Ok, this will be pretty interesting... as long as nothing unexpected happens, like for example, our universe starting to drain out through the wormhole they are making...that would suck...
PHYSICISTS IN JAPAN PLAN TO CREATE NEW UNIVERSE IN LAB
USING THE HIGGS FIELD, SCIENTISTS THEORIZE IT IS POSSIBLE TO CAUSE A 'BABY UNIVERSE' TO BREAK OFF FROM OUR OWN, SAFELY
2 August 2006
A radical new project could permit human beings to create a "baby universe" in a laboratory in Japan. While it sounds like a dangerous undertaking, the physicists involved believe that if the project is successful, the space-time around a tiny point within our universe will be distorted in such a way that it will begin to form a new superfluid space, and eventually break off, separate in all respects from our experience of space and time, causing no harm to the fabric of our universe.
The project takes as its starting point two basic theories about the foundations of our universe: the big bang and inflation theory. The big bang theory, as many readers are well aware, observes that all objects in the known universe appear to be moving away from one another, suggesting that the universe was jump-started when all matter and energy were concentrated in an inconceivably tiny space, allowing them to overcome binding forces and causing a cosmic explosion.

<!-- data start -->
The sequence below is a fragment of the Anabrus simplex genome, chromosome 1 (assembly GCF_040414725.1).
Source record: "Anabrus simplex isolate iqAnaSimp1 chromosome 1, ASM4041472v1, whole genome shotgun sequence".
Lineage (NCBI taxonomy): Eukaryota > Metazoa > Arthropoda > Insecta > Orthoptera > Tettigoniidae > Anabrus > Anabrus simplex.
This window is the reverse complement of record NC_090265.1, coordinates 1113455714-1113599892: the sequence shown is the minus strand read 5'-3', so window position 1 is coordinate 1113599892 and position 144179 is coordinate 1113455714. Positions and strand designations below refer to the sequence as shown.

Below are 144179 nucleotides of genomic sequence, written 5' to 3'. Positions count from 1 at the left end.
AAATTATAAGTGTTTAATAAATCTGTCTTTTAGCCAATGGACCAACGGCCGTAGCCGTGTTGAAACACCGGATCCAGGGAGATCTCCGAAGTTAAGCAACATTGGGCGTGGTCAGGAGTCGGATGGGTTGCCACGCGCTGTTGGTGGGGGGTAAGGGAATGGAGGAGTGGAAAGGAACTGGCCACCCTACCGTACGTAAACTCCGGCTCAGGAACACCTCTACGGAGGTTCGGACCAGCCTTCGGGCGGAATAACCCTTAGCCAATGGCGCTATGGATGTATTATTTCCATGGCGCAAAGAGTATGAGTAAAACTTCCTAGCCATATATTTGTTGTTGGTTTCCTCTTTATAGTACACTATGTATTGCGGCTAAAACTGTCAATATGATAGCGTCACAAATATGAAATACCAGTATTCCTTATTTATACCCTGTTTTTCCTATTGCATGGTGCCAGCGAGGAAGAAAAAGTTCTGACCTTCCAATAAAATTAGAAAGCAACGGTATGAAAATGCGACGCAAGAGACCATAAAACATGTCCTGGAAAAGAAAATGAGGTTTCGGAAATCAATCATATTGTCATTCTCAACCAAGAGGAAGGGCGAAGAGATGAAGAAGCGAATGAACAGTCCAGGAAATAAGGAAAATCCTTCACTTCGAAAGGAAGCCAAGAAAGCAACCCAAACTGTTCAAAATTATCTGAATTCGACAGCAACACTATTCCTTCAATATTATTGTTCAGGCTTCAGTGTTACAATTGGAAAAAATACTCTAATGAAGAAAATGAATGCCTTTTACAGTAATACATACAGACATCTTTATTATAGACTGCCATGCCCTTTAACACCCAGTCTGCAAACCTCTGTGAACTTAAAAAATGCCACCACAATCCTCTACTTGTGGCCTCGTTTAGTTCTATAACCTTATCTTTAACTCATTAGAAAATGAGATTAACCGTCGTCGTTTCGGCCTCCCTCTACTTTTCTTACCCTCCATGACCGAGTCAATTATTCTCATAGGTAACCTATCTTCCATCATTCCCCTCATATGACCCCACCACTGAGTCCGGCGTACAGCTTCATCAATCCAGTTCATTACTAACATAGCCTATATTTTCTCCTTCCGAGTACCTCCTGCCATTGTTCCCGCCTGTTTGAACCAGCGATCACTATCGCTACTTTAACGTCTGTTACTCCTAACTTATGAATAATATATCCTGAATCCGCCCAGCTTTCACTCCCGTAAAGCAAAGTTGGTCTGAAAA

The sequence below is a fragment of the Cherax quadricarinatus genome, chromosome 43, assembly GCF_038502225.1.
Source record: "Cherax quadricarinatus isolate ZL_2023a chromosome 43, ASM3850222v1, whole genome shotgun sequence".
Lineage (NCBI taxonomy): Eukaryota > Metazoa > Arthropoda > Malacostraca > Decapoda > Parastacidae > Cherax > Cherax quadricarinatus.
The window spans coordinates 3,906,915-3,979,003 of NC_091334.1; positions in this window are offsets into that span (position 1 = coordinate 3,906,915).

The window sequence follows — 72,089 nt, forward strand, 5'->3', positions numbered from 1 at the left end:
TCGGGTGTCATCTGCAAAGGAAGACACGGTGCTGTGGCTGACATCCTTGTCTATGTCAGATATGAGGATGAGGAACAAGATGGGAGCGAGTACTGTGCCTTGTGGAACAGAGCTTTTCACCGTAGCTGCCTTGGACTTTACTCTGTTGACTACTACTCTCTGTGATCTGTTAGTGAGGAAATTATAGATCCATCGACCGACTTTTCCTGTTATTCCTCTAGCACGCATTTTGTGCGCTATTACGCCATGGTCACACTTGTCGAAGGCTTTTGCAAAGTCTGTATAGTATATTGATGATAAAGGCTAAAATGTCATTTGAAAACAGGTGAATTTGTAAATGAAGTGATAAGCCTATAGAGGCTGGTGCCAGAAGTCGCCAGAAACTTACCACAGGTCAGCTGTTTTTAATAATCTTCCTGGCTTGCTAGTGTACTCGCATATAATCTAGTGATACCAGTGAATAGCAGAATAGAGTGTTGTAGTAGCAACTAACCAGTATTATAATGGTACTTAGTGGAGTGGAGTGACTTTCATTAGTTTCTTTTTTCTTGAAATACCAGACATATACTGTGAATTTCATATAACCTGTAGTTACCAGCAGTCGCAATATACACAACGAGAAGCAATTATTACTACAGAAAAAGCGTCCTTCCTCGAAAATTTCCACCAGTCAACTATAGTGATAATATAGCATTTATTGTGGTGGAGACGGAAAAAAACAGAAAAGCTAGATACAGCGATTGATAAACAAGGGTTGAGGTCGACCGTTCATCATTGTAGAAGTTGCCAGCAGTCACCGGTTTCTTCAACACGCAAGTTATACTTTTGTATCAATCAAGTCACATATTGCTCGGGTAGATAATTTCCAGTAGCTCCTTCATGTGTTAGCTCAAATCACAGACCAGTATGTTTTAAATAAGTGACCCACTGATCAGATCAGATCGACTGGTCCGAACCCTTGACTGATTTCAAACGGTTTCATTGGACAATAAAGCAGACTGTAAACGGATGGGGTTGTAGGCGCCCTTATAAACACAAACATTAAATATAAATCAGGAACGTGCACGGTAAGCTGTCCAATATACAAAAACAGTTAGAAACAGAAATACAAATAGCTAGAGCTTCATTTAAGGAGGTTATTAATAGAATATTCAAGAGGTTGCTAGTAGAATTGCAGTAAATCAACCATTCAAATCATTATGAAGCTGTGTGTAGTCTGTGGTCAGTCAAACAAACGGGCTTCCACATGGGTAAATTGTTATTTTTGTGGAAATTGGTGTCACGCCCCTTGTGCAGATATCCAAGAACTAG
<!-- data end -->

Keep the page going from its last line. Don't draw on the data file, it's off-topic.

It is well-tested and consistent with all currently accepted models for general cosmology, as tested against advanced theoretical and observational physics. But it is only one piece of the puzzle. Inflation is a key theory, developed in 1981, when MIT physicist Alan Guth observed that there appeared to have been a period immediately following the big bang when the universe "inflated" rapidly, allowing distinct regions of matter and energy to function comfortably free from any forces that might cause them to collapse against each other or disrupt each other's evolution.
This project is not exactly theoretical physics at work. It is closer to a physical application of observed phenomena, in combination, with the aim of achieving an as yet untested physical effect. Inflation theory helps provide the means of understanding how that effect might be brought about.
As reported by the New Scientist: "Inflation theory, subsequently modified by Linde, relies on the fact that the 'vacuum' of empty space-time is not a boring, static place. Instead, it is subject to quantum fluctuations that cause strange bubbles to appear at random times. These bubbles of 'false vacuum' contain space-time with different —and very curious— properties."